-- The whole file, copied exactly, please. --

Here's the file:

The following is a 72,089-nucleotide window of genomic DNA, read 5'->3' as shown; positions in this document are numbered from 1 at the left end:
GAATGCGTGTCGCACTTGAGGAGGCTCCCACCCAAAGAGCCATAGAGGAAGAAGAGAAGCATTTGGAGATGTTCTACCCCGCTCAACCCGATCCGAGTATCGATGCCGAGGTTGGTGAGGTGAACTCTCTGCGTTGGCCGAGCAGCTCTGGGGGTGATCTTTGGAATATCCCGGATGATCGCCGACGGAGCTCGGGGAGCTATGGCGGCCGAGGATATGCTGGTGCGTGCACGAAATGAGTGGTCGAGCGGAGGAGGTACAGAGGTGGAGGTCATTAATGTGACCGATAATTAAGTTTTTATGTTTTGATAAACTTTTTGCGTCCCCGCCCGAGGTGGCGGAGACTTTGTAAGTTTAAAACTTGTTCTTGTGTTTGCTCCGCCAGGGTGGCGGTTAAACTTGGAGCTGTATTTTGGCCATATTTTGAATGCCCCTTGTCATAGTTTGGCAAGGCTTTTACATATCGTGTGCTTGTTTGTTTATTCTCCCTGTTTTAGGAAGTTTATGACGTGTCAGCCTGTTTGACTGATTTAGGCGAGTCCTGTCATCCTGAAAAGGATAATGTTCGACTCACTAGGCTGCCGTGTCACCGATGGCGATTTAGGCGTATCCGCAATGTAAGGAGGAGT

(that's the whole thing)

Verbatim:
The following is a 72,089-nucleotide window of genomic DNA, read 5'->3' as shown; positions in this document are numbered from 1 at the left end:
GAATGCGTGTCGCACTTGAGGAGGCTCCCACCCAAAGAGCCATAGAGGAAGAAGAGAAGCATTTGGAGATGTTCTACCCCGCTCAACCCGATCCGAGTATCGATGCCGAGGTTGGTGAGGTGAACTCTCTGCGTTGGCCGAGCAGCTCTGGGGGTGATCTTTGGAATATCCCGGATGATCGCCGACGGAGCTCGGGGAGCTATGGCGGCCGAGGATATGCTGGTGCGTGCACGAAATGAGTGGTCGAGCGGAGGAGGTACAGAGGTGGAGGTCATTAATGTGACCGATAATTAAGTTTTTATGTTTTGATAAACTTTTTGCGTCCCCGCCCGAGGTGGCGGAGACTTTGTAAGTTTAAAACTTGTTCTTGTGTTTGCTCCGCCAGGGTGGCGGTTAAACTTGGAGCTGTATTTTGGCCATATTTTGAATGCCCCTTGTCATAGTTTGGCAAGGCTTTTACATATCGTGTGCTTGTTTGTTTATTCTCCCTGTTTTAGGAAGTTTATGACGTGTCAGCCTGTTTGACTGATTTAGGCGAGTCCTGTCATCCTGAAAAGGATAATGTTCGACTCACTAGGCTGCCGTGTCACCGATGGCGATTTAGGCGTATCCGCAATGTAAGGAGGAGT